When my wife and I went to visit our son in Wyoming last year, he was anxious to show us the beauty of the mountains that are a short drive from the University of Wyoming campus. Up there, at about 10,000 feet, are his favorite fishing lake and places that he likes to hike. We had seen pictures, but were excited to witness the beauty he had told us about.
In October in Laramie, anything you want to do outdoors is at the mercy of the weather. When we left town, it was bright and sunny. By the time we reached the mountains, it was snowing and blowing, and the mountains were obscured by clouds and a heavy layer of fog. On top of that, the roads turned treacherous about half-way up the mountain. Since we couldn’t move the clouds or clear the roads, we turned around and headed back, never being able to see the great vistas we hoped to see.
Though the excursion didn’t yield the results we wanted, we didn’t let that damper the enjoyment of being together as a family. We chose to make the most of our circumstances, rather than let something as uncontrollable as Mother Nature get us down.
Mother Nature can be a formidable foe, but sometimes, we can move clouds, and inexplicably, we don’t.
That happened recently in our house on the morning of my daughter’s first day of her senior year of high school. My wife had an elaborate breakfast planned for my daughter and two of her classmates who had spent the night, so she woke up early to prepare, only to discover that our refrigerator had abruptly quit without the courtesy of a two-week notice. That event cast a negative cloud that hung over our home throughout breakfast and well after Kelly and her friends left for school, and though we could have moved it, we let it obscure the beauty of what should have been a cherished memory.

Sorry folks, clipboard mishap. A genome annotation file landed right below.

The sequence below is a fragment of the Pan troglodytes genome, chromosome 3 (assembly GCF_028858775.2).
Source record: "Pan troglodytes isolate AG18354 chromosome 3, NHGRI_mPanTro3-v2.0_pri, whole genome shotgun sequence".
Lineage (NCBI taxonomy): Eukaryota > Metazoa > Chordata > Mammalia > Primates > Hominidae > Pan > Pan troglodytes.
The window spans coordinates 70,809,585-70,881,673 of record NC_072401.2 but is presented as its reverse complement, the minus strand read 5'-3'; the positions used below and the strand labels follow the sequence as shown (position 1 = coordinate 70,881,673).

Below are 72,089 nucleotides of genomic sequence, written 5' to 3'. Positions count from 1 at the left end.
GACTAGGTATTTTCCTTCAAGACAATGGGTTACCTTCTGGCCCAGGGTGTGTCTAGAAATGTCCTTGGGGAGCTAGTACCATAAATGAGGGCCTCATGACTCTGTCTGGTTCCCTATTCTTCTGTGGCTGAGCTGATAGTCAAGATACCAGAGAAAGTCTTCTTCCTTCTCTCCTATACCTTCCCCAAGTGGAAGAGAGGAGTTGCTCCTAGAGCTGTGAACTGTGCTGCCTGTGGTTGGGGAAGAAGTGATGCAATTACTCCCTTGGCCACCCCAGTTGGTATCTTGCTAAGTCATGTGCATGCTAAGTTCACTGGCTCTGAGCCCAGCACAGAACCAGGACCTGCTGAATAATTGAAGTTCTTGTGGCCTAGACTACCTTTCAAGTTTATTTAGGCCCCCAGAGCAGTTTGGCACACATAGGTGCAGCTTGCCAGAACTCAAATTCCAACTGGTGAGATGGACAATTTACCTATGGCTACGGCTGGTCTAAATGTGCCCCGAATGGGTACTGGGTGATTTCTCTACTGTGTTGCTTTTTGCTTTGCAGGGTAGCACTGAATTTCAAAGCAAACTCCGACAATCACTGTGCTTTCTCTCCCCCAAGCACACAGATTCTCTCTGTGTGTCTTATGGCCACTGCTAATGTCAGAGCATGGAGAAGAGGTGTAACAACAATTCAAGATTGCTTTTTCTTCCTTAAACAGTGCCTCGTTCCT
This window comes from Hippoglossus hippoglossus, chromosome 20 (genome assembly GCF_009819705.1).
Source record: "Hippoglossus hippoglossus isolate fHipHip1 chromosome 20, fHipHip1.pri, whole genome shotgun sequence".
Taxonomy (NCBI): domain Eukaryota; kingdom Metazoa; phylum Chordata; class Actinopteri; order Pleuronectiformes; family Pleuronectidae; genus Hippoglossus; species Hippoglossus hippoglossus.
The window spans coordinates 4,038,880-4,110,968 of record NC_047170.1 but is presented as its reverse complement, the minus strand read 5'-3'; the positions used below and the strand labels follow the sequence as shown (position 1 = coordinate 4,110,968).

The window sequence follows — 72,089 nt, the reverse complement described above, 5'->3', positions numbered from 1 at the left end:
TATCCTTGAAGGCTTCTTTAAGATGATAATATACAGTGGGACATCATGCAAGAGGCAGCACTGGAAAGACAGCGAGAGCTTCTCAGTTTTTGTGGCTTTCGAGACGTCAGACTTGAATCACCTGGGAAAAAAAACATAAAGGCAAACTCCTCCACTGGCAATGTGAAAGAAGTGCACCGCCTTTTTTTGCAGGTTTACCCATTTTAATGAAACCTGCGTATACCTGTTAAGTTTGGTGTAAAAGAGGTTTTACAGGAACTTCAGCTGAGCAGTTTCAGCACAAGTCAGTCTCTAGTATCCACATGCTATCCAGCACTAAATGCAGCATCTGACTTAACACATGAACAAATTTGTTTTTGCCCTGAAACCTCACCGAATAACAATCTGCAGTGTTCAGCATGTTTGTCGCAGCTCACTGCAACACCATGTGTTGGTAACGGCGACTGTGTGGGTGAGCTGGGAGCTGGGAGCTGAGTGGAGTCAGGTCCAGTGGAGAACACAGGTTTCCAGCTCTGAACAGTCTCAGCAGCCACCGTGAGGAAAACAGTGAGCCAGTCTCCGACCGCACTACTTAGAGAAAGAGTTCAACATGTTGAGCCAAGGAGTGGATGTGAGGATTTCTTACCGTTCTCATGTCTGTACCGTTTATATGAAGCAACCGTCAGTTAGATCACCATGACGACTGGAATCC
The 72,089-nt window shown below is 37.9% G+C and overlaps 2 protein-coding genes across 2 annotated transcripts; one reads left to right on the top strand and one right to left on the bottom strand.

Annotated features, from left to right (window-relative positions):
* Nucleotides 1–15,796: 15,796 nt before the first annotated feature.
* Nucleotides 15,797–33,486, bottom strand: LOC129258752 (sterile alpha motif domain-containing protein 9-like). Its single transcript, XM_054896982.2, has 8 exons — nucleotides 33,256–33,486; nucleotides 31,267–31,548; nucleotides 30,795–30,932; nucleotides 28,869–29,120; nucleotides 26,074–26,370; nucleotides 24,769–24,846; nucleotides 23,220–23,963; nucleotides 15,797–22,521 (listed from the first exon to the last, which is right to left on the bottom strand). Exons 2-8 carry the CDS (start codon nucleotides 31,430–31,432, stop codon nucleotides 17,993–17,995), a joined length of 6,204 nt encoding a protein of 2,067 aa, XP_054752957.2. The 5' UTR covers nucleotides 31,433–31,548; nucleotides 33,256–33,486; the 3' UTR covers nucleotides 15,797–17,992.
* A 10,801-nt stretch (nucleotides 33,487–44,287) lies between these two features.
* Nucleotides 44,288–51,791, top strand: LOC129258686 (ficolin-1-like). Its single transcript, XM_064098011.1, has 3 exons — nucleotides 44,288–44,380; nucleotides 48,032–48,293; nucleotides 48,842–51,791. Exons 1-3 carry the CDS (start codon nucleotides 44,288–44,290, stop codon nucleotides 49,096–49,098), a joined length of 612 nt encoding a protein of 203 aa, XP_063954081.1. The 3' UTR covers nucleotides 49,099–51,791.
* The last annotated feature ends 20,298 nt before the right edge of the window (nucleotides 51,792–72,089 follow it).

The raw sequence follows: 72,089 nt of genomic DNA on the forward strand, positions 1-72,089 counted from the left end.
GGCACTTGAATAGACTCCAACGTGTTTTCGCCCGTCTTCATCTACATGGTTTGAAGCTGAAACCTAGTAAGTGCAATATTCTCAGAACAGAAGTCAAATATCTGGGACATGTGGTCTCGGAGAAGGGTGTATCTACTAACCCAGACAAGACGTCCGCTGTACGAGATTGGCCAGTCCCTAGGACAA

It’s easy to do that – too easy to do that. We drive to work on a beautiful day, and instead of noticing and appreciating that beauty, we stew about the guy who cut us off in traffic. We gather to celebrate a birthday, but we don’t enjoy it as much as we should because a guest didn’t show or we didn’t have enough cake. We let our frustration over a long wait at a restaurant dominate a night that we’ll never again have.
Why do we do these things? Are we determined to sabotage our own happiness? Can we not separate the wheat from the chaff in our minds? When I let negativity crowd out beauty, it’s because I lost control of my thoughts.
Controlling your thoughts sounds simple, and it typically is in calm, pleasant times, but when outside factors, like a fridge full of slowly rotting food emerge, it’s not so simple. Obviously, we couldn’t completely ignore the quandary that the fridge forced upon us, but we didn’t need to let it overtake what should have been a morning more memorable for its significance in our family life.
Instead of pushing back on negative emotions like anxiety, anger and frustration, we ceded our morning to them, and in doing so, tarnished a memory. It’s all too easy to let this happen, and even to be unaware that it’s happening.
When challenging circumstances like this evoke negative emotions, we must remind ourselves that we have options in dealing with them. Unlike the weather, our emotions are under our control, and we should use them to move clouds when we can.